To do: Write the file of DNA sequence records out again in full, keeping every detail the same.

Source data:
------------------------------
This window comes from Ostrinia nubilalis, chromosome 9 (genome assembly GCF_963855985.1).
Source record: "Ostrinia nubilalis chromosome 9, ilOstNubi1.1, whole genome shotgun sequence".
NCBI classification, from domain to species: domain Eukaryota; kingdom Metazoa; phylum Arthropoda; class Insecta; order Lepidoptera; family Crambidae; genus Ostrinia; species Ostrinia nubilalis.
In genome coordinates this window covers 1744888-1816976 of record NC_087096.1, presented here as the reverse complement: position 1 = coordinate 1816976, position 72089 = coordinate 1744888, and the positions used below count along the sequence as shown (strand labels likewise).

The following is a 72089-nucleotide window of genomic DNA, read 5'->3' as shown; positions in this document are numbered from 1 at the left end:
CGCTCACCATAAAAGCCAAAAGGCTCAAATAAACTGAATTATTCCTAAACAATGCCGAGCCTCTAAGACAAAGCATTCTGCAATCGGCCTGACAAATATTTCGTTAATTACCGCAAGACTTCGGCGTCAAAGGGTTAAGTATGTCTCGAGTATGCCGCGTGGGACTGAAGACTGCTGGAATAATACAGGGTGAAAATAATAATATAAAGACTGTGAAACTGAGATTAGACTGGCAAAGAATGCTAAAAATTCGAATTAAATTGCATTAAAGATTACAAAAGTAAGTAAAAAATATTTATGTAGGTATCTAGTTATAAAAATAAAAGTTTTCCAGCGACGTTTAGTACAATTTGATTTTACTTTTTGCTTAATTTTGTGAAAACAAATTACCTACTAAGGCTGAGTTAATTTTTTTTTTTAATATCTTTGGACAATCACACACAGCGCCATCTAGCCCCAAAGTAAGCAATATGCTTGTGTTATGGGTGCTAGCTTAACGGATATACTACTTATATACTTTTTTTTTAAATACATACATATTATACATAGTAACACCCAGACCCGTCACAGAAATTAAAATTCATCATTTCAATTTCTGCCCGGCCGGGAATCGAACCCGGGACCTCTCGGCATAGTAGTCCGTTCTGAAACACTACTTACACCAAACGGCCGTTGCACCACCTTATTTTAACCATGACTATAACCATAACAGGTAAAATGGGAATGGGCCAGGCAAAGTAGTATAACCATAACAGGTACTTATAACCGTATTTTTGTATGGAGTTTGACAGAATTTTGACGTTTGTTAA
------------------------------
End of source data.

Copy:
This window comes from Ostrinia nubilalis, chromosome 9 (genome assembly GCF_963855985.1).
Source record: "Ostrinia nubilalis chromosome 9, ilOstNubi1.1, whole genome shotgun sequence".
NCBI classification, from domain to species: domain Eukaryota; kingdom Metazoa; phylum Arthropoda; class Insecta; order Lepidoptera; family Crambidae; genus Ostrinia; species Ostrinia nubilalis.
In genome coordinates this window covers 1744888-1816976 of record NC_087096.1, presented here as the reverse complement: position 1 = coordinate 1816976, position 72089 = coordinate 1744888, and the positions used below count along the sequence as shown (strand labels likewise).

The following is a 72089-nucleotide window of genomic DNA, read 5'->3' as shown; positions in this document are numbered from 1 at the left end:
CGCTCACCATAAAAGCCAAAAGGCTCAAATAAACTGAATTATTCCTAAACAATGCCGAGCCTCTAAGACAAAGCATTCTGCAATCGGCCTGACAAATATTTCGTTAATTACCGCAAGACTTCGGCGTCAAAGGGTTAAGTATGTCTCGAGTATGCCGCGTGGGACTGAAGACTGCTGGAATAATACAGGGTGAAAATAATAATATAAAGACTGTGAAACTGAGATTAGACTGGCAAAGAATGCTAAAAATTCGAATTAAATTGCATTAAAGATTACAAAAGTAAGTAAAAAATATTTATGTAGGTATCTAGTTATAAAAATAAAAGTTTTCCAGCGACGTTTAGTACAATTTGATTTTACTTTTTGCTTAATTTTGTGAAAACAAATTACCTACTAAGGCTGAGTTAATTTTTTTTTTTAATATCTTTGGACAATCACACACAGCGCCATCTAGCCCCAAAGTAAGCAATATGCTTGTGTTATGGGTGCTAGCTTAACGGATATACTACTTATATACTTTTTTTTTAAATACATACATATTATACATAGTAACACCCAGACCCGTCACAGAAATTAAAATTCATCATTTCAATTTCTGCCCGGCCGGGAATCGAACCCGGGACCTCTCGGCATAGTAGTCCGTTCTGAAACACTACTTACACCAAACGGCCGTTGCACCACCTTATTTTAACCATGACTATAACCATAACAGGTAAAATGGGAATGGGCCAGGCAAAGTAGTATAACCATAACAGGTACTTATAACCGTATTTTTGTATGGAGTTTGACAGAATTTTGACGTTTGTTAA